Dissertations, Theses, and Capstone Projects

Date of Degree


Document Type


Degree Name



Latin American, Iberian and Latino Cultures


Paul Julian Smith

Committee Members

Isolina Ballesteros

Silvia Dapía

Subject Categories

Film and Media Studies | Latin American Languages and Societies | Spanish and Portuguese Language and Literature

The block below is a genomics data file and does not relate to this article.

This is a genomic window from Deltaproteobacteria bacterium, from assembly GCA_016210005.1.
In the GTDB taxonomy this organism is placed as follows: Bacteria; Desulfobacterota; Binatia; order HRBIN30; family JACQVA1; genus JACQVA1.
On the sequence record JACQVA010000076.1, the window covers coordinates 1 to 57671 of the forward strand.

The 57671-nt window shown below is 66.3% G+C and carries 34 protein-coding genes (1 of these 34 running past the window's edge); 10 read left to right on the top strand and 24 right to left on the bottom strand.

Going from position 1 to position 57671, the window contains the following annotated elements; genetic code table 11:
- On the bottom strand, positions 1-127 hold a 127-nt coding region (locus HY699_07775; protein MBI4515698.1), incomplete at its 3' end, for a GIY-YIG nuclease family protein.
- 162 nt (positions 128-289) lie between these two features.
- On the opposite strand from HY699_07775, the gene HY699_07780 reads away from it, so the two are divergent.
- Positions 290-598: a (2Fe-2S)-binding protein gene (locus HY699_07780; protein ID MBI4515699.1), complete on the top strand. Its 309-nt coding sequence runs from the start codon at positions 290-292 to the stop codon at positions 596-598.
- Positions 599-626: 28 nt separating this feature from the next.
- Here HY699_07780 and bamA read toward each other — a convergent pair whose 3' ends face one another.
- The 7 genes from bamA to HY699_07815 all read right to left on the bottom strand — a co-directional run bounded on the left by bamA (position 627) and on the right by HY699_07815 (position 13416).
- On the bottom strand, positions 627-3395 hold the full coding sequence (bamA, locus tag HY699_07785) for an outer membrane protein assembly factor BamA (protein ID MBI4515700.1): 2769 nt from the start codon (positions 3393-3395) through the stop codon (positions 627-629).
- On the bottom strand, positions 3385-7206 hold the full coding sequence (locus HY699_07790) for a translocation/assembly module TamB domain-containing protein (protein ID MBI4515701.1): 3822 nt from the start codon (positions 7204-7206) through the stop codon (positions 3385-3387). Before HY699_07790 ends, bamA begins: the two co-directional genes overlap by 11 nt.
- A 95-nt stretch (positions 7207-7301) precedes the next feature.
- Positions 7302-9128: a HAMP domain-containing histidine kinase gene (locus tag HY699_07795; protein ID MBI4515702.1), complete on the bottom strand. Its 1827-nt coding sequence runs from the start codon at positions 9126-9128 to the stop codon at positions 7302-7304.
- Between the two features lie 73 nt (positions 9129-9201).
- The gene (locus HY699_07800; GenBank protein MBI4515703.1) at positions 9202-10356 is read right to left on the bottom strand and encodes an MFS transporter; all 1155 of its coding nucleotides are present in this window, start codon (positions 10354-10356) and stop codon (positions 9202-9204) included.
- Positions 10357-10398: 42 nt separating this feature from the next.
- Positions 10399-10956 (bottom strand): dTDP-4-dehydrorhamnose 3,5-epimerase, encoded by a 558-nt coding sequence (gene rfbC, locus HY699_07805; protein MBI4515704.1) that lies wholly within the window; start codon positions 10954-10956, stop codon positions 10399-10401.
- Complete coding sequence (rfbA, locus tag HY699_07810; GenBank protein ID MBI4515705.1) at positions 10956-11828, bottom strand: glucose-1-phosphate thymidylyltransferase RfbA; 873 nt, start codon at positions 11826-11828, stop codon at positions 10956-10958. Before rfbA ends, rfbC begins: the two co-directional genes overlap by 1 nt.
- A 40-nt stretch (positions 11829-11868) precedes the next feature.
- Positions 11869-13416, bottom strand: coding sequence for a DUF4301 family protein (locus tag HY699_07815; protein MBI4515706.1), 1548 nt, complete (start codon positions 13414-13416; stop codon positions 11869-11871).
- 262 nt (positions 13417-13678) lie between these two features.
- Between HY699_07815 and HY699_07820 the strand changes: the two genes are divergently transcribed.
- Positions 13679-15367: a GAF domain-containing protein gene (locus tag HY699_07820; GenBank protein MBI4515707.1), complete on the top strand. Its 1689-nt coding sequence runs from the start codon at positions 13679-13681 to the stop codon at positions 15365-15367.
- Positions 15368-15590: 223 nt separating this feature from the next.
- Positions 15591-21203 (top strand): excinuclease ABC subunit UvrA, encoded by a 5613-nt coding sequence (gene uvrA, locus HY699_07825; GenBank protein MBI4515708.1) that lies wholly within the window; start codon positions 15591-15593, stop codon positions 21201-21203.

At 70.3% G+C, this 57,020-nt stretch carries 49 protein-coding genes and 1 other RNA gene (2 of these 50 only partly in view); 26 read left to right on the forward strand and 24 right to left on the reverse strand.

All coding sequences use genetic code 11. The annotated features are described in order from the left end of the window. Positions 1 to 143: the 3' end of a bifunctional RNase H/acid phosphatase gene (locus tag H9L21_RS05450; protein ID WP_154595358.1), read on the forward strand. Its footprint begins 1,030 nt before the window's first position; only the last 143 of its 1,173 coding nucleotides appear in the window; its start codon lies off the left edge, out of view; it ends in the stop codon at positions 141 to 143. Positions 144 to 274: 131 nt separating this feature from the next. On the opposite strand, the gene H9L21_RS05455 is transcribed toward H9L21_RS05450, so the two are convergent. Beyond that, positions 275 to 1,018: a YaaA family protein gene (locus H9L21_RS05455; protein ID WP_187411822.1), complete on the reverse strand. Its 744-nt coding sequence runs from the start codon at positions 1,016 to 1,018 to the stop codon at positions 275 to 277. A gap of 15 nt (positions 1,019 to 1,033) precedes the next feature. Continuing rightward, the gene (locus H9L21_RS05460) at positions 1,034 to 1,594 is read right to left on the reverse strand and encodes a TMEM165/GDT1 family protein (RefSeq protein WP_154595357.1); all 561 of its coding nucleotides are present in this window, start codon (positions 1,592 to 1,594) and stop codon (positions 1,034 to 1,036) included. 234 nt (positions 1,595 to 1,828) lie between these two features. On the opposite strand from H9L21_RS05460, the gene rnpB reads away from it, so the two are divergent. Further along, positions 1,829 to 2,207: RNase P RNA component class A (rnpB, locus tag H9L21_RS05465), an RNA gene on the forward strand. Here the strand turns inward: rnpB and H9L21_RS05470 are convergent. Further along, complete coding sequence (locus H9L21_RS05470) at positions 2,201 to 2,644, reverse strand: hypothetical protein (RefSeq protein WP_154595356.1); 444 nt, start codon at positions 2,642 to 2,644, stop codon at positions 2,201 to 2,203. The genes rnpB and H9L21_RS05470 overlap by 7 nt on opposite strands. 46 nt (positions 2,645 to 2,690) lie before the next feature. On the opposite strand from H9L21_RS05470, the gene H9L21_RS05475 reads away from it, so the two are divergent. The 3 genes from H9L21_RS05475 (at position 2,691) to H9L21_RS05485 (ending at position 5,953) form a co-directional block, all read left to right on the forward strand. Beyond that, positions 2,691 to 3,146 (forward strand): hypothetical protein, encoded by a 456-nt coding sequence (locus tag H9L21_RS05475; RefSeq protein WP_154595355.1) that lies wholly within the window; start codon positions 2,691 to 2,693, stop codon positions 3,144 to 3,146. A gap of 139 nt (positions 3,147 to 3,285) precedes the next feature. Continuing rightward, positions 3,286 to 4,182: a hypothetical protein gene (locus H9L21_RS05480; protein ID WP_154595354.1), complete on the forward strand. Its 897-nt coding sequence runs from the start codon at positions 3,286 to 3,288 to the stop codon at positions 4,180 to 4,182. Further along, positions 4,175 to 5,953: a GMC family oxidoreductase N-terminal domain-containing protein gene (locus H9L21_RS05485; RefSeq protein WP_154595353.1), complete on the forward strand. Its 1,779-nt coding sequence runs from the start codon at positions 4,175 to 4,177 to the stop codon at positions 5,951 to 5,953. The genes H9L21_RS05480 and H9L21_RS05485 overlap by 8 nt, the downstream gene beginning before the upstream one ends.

This dissertation explores the ways in which recent (1999–2017) films and television series ask today’s spectators to witness the 20th-century Spanish and Argentine dictatorships by analyzing these texts on both a narrative and technical level. I examine torture in the Argentine films Garage Olimpo (Marco Bechis, 1999), Crónica de una fuga (Andrés Caetano, 2006), and, from Spain, La voz dormida (Benito Zambrano, 2011). I also investigate the theme of disappearance as seen in two Spain-Argentina joint ventures, Pasaje de vida (Diego Corsini, 2015) and Los pasos perdidos (Manane Rodríguez, 2001), both of which portray how parental absence affects the children of the Argentine “disappeared” living in exile in Spain. I then assess how the relationship between sound and image appears as an unresolved tension in El secreto de sus ojos (Juan José Campanella, 2009) from Argentina and La isla mínima (Alberto Rodríguez, 2014) from Spain, as well as how these films appeal to spectators’ senses beyond vision and hearing. Finally, I determine how today’s viewers experience the past via current television dramas in the long-running Spanish series Cuéntame cómo pasó (Miguel Ángel Bernardeau, 2001–present) as well as in its Argentine adaptation (Patricia Moser and Gustavo Villamagna, 2017). I demonstrate how torture, disappearance, sensorial perception, and television correspond with four elements of spectatorship theory (masochism, suture, embodied spectatorship, and meta-witnessing) to provide a holistic viewing experience that appeals to mind and body, thereby overcoming the distancing effects of time and representation.